The Rise of the Bitter & Twisted Job Seeker: Are you one and how can you turn it around?
Defeated, demoralized, bitter & twisted – this is the new face of the perpetually unemployed and underemployed. Where once this was an older generation of workers in struggling industries finding it difficult to keep up with new technologies and market conditions, today the underemployed are from every walk of life and vocation. Teachers – graduating by the tens of thousands each May, are often faced with extremely poor job prospects. Taking babysitting or ESL jobs or working for years in challenging underfunded school districts on short term contracts – some time working YEARS on short term contracts for the chance to get hired on full time. New immigrants, challenged by the unfamiliarity of the local culture, their heavily accented English and work experience and skill sets that while they looked good on a VISA or green card application, just don’t seem to stack-up against the local talent. New graduates across any number of disciplines – smart, keen and hungry for work but woefully unprepared for the rigors of the Job of “Job Searcher”. Colleges and Universities fill young impressionable minds with tons of useful information and skills – but don’t prepare them for the entry level jobs (in their field) that they will have to take to get job experience to move onto more challenging roles in the future. Grads want it all and they want it now. And they have Payscale.com and their University employment department salary guides to prove it.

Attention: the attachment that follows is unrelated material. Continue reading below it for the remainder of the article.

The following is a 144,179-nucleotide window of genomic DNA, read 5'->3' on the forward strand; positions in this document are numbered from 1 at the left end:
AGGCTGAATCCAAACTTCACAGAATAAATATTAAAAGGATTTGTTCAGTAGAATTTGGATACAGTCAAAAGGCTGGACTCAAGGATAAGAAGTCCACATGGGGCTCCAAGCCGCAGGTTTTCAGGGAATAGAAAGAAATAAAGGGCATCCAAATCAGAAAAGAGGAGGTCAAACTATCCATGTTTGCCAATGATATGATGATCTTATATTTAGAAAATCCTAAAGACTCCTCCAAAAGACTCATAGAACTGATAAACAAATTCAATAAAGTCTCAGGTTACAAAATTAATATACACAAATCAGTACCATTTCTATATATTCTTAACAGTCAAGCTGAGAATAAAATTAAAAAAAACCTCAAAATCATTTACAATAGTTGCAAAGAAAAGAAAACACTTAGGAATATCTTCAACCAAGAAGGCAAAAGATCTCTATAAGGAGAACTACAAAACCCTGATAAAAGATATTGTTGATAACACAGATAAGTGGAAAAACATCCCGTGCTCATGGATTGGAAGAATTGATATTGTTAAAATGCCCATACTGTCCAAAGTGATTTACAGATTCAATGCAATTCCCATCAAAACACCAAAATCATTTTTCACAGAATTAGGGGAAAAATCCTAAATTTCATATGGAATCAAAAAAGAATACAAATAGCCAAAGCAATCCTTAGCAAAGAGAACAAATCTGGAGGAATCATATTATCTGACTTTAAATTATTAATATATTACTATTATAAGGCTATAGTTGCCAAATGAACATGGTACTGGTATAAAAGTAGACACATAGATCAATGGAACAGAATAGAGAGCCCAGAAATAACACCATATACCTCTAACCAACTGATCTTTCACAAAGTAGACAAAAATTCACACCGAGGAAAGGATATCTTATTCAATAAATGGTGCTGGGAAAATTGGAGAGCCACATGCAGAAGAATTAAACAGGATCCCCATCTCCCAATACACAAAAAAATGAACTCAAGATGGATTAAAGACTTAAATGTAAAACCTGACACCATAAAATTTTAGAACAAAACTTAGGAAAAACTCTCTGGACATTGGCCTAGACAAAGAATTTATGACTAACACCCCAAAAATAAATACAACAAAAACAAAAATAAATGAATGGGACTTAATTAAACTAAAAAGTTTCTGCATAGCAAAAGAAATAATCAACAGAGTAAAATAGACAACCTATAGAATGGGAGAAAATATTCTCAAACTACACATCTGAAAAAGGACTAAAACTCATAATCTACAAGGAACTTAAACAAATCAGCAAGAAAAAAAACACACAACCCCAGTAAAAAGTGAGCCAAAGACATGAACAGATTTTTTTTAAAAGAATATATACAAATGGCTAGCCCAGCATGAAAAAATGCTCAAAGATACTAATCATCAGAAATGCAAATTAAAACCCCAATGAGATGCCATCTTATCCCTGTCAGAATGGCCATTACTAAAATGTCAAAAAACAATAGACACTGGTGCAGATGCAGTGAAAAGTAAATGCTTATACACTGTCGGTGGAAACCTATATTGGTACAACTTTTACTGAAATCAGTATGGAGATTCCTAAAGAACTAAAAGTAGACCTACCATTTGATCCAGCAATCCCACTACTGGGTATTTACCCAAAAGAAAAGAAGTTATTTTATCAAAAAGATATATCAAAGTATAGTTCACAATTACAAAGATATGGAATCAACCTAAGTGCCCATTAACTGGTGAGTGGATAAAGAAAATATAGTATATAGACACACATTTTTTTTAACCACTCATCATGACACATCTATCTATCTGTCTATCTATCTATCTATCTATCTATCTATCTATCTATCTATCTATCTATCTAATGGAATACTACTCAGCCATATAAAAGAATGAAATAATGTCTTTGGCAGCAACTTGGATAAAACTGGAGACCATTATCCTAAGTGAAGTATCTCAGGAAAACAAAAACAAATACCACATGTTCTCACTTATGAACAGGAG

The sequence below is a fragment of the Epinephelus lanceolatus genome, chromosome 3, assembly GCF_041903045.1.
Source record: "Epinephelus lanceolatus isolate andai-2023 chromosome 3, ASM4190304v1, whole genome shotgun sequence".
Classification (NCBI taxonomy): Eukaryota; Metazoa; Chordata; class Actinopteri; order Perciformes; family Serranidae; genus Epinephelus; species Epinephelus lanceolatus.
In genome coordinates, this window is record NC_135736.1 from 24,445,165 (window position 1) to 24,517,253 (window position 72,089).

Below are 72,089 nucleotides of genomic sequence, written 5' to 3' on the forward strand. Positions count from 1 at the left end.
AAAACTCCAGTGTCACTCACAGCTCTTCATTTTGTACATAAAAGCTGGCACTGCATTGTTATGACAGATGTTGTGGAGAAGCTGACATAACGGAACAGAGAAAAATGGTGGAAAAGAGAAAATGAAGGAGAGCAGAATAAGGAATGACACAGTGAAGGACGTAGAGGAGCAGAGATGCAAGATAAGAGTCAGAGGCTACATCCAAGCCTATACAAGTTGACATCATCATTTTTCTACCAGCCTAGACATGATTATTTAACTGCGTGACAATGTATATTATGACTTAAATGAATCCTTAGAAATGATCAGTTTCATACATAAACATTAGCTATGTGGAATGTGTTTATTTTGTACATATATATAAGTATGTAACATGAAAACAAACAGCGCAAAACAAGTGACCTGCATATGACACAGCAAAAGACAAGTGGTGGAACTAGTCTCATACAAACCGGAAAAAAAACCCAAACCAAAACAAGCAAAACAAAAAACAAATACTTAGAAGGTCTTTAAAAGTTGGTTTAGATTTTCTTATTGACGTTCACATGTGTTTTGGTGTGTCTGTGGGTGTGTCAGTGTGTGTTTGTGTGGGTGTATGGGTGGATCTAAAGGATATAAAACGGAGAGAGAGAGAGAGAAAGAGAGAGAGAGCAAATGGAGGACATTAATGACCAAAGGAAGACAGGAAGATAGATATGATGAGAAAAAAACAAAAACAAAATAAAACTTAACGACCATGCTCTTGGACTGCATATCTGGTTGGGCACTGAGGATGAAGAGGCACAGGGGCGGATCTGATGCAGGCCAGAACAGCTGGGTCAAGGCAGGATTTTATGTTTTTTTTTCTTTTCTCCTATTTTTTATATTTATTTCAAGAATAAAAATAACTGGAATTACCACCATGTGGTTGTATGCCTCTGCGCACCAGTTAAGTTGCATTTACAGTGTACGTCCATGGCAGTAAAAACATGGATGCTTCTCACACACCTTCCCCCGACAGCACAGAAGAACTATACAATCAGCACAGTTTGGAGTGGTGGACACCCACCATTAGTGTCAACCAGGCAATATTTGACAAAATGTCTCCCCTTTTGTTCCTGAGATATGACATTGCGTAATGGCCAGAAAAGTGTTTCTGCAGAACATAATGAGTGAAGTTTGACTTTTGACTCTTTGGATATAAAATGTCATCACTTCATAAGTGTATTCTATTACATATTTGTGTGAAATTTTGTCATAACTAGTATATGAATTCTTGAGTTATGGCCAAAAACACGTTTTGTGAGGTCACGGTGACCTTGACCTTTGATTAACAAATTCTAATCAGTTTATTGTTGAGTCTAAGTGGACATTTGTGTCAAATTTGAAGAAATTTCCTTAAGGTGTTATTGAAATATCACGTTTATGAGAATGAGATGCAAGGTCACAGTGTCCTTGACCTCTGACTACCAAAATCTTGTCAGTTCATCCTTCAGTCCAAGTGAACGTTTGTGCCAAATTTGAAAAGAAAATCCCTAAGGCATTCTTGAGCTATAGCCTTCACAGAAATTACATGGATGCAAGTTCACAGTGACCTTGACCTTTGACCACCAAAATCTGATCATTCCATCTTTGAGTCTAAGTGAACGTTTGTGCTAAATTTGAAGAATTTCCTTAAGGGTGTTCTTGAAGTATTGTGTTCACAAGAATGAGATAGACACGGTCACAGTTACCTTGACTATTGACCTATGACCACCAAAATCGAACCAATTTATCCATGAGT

As a recruiter for 22 years I’ve dealt with my fair share of candidates and candidate expectations. The last 3-4 years in my recruiting practice I have come across more and more of what I call the “Bitter & Twisted candidate”. The qualified but “beaten” person who seems to have aimed too high for their experience and skill set for so long, months and often years have passed since their last job with only token short term jobs or contracts in between to keep them busy and often not in their field. The “great on paper” candidate who fails to impress on the phone or through a Skype interview. Seemingly unmotivated and unenthusiastic they often discuss their employment gaps with a chip on their shoulder about all of the reasons they haven’t been hired or can’t find work. The victim mentality of the 21st century job seeker is here and recruiters see it daily. I can sympathize and I’d like to help so here’s a few thoughts I’d like to share to help you get in that successful mind set for your job search, interview(s) and future career.
Simply wanting a new job or career is not enough to make an opportunity magically appear. You are never truly unemployed IMO. When you aren’t working for yourself or for a company, your full time job is to find a job! If you were working you would be in the office at 9am and out at 5pm. A standard 8 hour day. Your job at “Job Search CO.” is much the same, an 8 hour day, 5 days a week.